Tell us about the current state of support for new nurses

Has support improved or not for newly registered nurses in the UK? That is what a new survey by Nursing Times is seeking to find out.

Nursing Times, in partnership with the union Unison and the nursing charity the Florence Nightingale Foundation (FNF), is today relaunching a survey that we conducted two years ago on preceptorship.

“By completing this survey, we will get a true understanding of the state of preceptorship”

Gemma Stacey

A preceptorship is a structured programme of support that newly registered nurses, midwives and associates should receive as they start their first roles in practice.

They are also sometimes offered to internationally educated nurses and midwives when they begin with a UK employer.

However, our survey in 2021-22 found that too many nurses were missing out on good-quality preceptorship, particularly in the wake of the Covid-19 pandemic.

The original survey, completed by more than 5,000 nursing staff and students, found widespread concern about newly registered nurses being “thrown in at the deep end” and left to “sink or swim” without adequate support.

Since then, Nursing Times, Unison and the FNF have continued to keep a spotlight on the issue of preceptorship through a joint campaign. There have also been positive changes nationally.

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In October 2022, NHS England launched a new national nursing preceptorship framework and standards, and similar plans are currently progressing in Wales.

Meanwhile, the NHS Long Term Workforce Plan, published in June 2023, acknowledged the current variation in preceptorship in England.

It pledged to support trusts to adopt the new framework to ensure “consistent delivery, and a high-quality preceptorship experience for all early career nurses and midwives”.

An update on the campaign also featured in a panel session, which included representatives from Unison and FNF, at our online event last month, as part of the annual Nursing Times Workforce Summit.

Our new survey is now seeking to find out if the experience of, and access to, preceptorship has changed  for nurses, midwives and nursing associates since we looked at in 2021-22.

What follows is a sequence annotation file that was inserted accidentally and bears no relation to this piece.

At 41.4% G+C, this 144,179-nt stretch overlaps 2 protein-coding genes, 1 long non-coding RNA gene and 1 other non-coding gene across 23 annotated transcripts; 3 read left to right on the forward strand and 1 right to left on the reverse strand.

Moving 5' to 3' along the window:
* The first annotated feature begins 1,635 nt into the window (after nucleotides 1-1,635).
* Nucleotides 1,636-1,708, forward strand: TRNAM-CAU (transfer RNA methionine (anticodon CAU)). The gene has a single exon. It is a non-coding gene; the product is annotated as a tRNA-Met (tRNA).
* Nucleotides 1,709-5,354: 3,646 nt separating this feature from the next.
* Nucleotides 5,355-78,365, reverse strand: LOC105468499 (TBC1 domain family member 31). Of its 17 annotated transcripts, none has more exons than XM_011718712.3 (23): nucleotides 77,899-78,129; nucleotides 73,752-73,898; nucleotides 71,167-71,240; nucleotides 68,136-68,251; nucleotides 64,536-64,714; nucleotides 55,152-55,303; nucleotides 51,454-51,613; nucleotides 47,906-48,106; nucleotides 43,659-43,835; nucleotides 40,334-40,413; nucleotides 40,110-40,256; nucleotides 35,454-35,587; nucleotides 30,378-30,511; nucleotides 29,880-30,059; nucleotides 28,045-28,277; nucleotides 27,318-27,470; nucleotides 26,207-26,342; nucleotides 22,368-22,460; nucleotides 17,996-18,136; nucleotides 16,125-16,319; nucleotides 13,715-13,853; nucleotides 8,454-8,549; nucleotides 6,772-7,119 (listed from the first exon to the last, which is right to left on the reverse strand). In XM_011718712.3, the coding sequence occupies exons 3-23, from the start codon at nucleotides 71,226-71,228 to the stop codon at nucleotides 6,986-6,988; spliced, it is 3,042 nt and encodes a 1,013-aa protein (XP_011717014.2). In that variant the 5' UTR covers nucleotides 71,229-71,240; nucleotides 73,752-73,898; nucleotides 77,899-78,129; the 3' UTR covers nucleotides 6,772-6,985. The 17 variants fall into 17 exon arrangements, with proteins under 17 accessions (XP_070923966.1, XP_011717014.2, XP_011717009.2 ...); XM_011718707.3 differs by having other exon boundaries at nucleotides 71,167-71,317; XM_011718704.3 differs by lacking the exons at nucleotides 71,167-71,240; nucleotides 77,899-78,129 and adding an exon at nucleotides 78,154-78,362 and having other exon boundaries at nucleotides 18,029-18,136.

Gemma Stacey

Professor Gemma Stacey, deputy chief executive of the FNF, said: “We know the importance of meaningful preceptorship programmes.

“Last year’s campaign highlighted too many were missing out on high-quality support at this critical time in their career.

“By completing this survey, we will get a true understanding of the state of preceptorship, where the gaps are, and how we can continue to collaborate and shine a light on good practice.”

Stuart Tuckwood, chief nursing officer at Unison, said: “The transition to qualified practice for new nurses has undoubtedly become more challenging in recent years.

“Nurses have made it abundantly clear they value high-quality preceptorships and want more consistent support.”

Stuart Tuckwood

Mr Tuckwood said Unison had “worked hard over the past few years to build the frameworks and secure investment to make improved preceptorships a reality for all”.

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“Agreeing better support for new healthcare professionals in the workplace was one of Unison’s demands in the deal that ended the NHS pay dispute,” he added.

“To get a better idea of the progress that’s been achieved, it’s important to hear how newly qualified nurses and those supporting them in practice have been affected.

“Please share your experiences to help inform and develop this campaign.”


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